This will in turn reduce the chance of developing heart disease simply because high blood pressure or hypertension is a risk factor for heart disease.
Researchers at the University Hospital of Cologne in Germany have found that consuming cocoa-rich foods, even small quantities, can help lower both systolic and diastolic (top and bottom numbers in a blood pressure reading) pressure levels by as much as an average of 4.7 and 2.8 points, respectively.
Dietitians always believe that cocoa is good for health because it contains natural antioxidant compounds, known as polyphenols and flavanoids. This antioxidant protection also extends to the heart as the fat content in cocoa butter (stearic acid) exerts a neutral cholesterolemic response.
The researchers concluded that cocoa had much more of an impact on reducing one’s blood pressure as compared with green tea, which also contains polyphenols. In fact, the results of consuming cocoa drinks were found to be similar to the effect that patients experienced from being on a one-drug therapy for their conditions.
Based on the findings, researchers expected the effects of cocoa could reduce heart disease by 10 percents, stroke by 20 percents, and death from all causes by 8 percents.
In another research conducted at the Netherlands’ Centre for Nutrition and Health, it was found that a higher amount of cocoa in a higher amount of cocoa in one’s diet was linked to lower blood pressure levels and a reduced risk of death among the participants. The project involved studying the cocoa intake of 470 elderly men over 15 years.
But this does not mean that you should eat as much chocolate bars and cocoa related foods as you can. As you know, cocoa products, while rich in antioxidants, are also high in sugar, calorie and fat content. Too much can just have the reverse effect – putting on weight. This will put you at risk of increased blood pressure.
Bear in mind that not all cocoa products are good for us. The rule of thumb is that the higher the cocoa content in the product, the better it is. For instance, dark chocolate that has as much as 80 percents of cocoa solids added is better than milk chocolate, which usually contains less than 20 percents of the solids.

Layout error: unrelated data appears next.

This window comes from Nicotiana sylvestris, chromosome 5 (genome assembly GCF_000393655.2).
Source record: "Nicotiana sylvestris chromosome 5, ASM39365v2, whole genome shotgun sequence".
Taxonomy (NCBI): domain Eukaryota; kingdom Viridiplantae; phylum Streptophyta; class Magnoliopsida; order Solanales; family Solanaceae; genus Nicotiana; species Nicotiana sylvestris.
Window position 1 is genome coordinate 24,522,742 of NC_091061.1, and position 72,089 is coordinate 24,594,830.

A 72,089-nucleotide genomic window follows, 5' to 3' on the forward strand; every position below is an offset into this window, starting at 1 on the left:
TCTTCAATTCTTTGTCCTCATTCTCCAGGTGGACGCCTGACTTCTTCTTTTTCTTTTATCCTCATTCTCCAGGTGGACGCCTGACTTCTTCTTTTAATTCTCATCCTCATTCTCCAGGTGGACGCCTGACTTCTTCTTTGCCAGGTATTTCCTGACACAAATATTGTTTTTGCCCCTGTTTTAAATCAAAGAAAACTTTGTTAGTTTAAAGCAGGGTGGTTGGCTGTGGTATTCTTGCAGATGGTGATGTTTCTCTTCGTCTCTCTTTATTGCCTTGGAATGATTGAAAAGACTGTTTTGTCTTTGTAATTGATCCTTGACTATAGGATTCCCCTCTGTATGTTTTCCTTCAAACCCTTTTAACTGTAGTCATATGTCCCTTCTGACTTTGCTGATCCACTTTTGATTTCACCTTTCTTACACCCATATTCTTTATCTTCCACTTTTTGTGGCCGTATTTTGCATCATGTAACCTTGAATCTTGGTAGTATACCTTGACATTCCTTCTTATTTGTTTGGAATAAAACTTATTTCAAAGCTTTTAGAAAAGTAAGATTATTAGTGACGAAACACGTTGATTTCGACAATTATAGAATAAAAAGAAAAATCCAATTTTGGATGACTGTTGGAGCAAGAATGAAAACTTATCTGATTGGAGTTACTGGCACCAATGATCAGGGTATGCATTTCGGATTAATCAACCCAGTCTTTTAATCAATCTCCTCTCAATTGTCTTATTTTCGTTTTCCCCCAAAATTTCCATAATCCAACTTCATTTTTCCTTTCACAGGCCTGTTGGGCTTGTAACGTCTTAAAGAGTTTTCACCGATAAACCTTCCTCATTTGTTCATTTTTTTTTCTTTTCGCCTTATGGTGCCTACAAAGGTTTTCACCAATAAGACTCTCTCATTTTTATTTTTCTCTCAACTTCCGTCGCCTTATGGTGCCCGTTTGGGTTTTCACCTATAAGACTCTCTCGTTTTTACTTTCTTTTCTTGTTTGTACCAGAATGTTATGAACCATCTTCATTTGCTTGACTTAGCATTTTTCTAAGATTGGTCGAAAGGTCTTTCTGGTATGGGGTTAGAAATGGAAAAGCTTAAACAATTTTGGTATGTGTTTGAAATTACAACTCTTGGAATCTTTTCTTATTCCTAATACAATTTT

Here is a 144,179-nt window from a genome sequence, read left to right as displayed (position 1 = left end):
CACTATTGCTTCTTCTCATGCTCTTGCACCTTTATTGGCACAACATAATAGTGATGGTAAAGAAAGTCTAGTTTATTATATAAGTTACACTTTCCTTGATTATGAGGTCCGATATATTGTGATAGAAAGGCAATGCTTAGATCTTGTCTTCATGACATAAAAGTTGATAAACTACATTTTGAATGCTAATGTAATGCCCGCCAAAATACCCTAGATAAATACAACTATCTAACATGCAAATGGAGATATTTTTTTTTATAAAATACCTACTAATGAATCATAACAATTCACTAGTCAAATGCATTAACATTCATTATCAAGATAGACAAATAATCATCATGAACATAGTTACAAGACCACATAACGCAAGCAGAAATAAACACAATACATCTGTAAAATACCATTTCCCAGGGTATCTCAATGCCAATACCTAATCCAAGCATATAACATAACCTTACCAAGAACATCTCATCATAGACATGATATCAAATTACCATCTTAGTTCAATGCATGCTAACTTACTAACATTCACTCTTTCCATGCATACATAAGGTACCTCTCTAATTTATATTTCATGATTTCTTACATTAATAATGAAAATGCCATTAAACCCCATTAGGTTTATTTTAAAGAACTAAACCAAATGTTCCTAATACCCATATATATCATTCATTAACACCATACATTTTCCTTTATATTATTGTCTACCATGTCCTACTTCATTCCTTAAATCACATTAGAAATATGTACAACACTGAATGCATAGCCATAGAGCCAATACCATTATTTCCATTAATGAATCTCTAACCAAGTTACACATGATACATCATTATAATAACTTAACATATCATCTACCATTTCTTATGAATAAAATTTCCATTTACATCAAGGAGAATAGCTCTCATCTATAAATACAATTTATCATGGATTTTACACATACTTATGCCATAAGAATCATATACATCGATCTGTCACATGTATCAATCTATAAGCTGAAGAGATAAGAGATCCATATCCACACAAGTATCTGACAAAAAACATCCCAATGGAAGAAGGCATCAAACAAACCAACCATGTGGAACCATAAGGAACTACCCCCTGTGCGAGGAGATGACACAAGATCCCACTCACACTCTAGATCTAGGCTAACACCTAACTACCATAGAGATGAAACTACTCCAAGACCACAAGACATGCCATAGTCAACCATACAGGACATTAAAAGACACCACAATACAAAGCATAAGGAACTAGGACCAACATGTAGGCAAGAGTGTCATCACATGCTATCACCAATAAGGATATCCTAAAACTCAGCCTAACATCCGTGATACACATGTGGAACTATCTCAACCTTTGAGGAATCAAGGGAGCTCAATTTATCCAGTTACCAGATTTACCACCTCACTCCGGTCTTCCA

We do not need to consume large amounts of cocoa-rich products to have an effect. Eating about 10 g of dark chocolate (equivalent in size to a cube of chicken stock) everyday, for example, is sufficient to see the benefits on one’s blood pressure levels.
One dietitian has suggests to eat 50 g of dark chocolate once or twice a week, as having too much of it can lead to weight gain. As far as possible, chocolate should be included as part of a whole meal plan, since one can also get polyphenols by eating more fruits and vegetables, which are good sources of the antioxidant.
Other foods that are beneficial for people with high blood pressure include low-fat dairy products, fruits, vegetables, whole grains, fish and nuts. Doctors also advise cutting back on salt and making sure your diet has adequate potassium (found in yoghurt, cauliflower, salmon, broccoli) as an inadequate amount could raise blood pressure. Besides foods, regular exercises do help lower blood pressure.
On the other hand, smoking could cause as much as a 20-point spike in systolic blood pressure levels, so it is best to stay away from cigarettes and alcohol.